Steve Savage had to raise his voice over the rumble of his Ford Super Duty early Tuesday morning.
He was working out the delivery schedule of a new $9,000 sap vacuum pump on his way to a nearby maple stand.
“The syrup industry has turned high-tech,” he laughed, hanging up the phone.
Savage runs Peaceful Valley Maple Farm nearly single-handed, and early spring is one his busiest times of the year. Tuesday morning he drove from his home outside Johnstown to his newest stand of maples a few miles away.
“I’ve been in the woods every day since December,” he said, strapping on a hefty tool belt and backpack of spare tubing and drill batteries before legging it off into the woods at a surprising pace for a man in steel-toe boots.
Walking into a stand of newly tapped sugar maples, many people might expect a collection of galvanized buckets hanging from trees, pinging with drips of cold sweet sap. Something from the “Little House” books might come to mind.
But Savage uses the modern tools of the industry, and installed a much more intricate sap collection system on the new land during the coldest stretch of last month.
There’s only one bucket of sorts, a 3,000-gallon stock tank connected to 2,000 tapped maples by an incredible spider web of tubes.
Savage walked the line as he does nearly every day of the sap flow season, looking for holes and squirrel bites in the tubes, and this day describing their function.
At first glance it looks like a work-saving system, just a way to avoid emptying buckets, but it’s actually much more. Sap runs up and down a tree based upon rapid temperature changes. Syrupers hope for cold spring nights, down to 20 degrees, and days with temperatures around 40 degrees. The change in temperature causes a pressure shift in the tree, pulling sap out of the roots and into the trunk, where Savage’s taps can siphon it off.
Problem is, that perfect temperature shift is hard to come by.
“We only get maybe seven good flows a season,” he said.
When the new vacuum pump arrives and Savage hooks it up to the air-tight hose network, it will actually suck sap from the trees.
“It allows us to sort of mimic the pressure changes in the tree usually caused by weather,” he said. “On a good day that gets us 50 percent more sap.”
Seven of Peaceful Valley’s nine maple stands have a similar vacuum system, lending Savage a small amount of certainty in an industry of unknowns. Sap flow is still dictated mainly by the weather, but the great web of tubes stretches out the season.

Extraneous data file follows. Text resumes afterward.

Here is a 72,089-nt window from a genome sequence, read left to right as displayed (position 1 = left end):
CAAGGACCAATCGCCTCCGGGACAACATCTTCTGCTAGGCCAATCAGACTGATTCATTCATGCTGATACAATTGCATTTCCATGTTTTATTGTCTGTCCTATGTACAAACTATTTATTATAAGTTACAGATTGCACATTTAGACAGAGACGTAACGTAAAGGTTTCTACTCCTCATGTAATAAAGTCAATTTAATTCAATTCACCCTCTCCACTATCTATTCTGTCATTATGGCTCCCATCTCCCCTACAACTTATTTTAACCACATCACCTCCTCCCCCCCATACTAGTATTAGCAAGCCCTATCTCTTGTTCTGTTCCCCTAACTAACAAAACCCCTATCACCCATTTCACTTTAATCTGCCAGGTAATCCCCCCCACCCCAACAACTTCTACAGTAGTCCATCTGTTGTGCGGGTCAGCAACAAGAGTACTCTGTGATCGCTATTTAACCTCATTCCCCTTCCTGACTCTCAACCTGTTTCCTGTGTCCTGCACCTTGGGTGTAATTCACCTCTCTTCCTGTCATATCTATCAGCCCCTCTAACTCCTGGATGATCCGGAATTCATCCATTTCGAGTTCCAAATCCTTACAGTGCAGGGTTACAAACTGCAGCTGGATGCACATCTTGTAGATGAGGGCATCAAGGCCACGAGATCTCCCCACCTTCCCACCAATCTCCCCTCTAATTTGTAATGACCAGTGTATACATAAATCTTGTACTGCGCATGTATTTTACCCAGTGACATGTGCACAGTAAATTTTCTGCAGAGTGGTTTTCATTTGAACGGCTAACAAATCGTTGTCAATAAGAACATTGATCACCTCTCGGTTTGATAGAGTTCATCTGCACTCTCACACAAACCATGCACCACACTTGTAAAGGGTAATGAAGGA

With weather patterns as erratic as they’ve been over the last few years, that’s a very good thing. Savage has watched spring weather like a hawk since his grandfather taught him to syrup at just 14. In that time he’s seen syruping seasons get earlier and shorter as temperatures rose.
Last season was the worst yet — getting sweated out by an early hot spell a full month before predicted.
The syrup industry all across the state was devastated.
“Last year we did about 60 percent of our usual,” said Bruce Frasier. “It was 80 degrees in March.”
Frasier operates about 3,500 taps north of St. Johnsville. They’re all on vacuum systems, which he credits with what little success he did have.
“The guys without vacuum systems did maybe 20 percent,” he said.
The technology did help, but like all agriculture, yield comes down to weather. So far this year is looking good.
“This is normal,” Frasier said, “Last year was not normal.”
On Tuesday, Savage strolled through the woods in a light sweatshirt despite the finger-numbing cold.
He checked taps and flexed sap-frozen tubes, happy for the chilly temperature. He figures this season might be more like the ones of his childhood.
Back in his sugar house on Lagrange Road, he fired up the massive stainless steel evaporator and clicked on the jet engine roar of his twin high-pressure reverse osmosis machines.
There was a small run of 8,000 gallons of sap during a warm patch Friday, ready to be boiled down to the earliest grade A syrup. Not a huge amount of syrup, though: It takes 40 to 50 gallons of sap to make one gallon of syrup, depending on the sugar content.
The technology may have come a long way since grandpa Savage passed on the craft, but the billows of steam filling the rafters still smelled the same.
“I hope to make 2,000 gallons by April,” he said.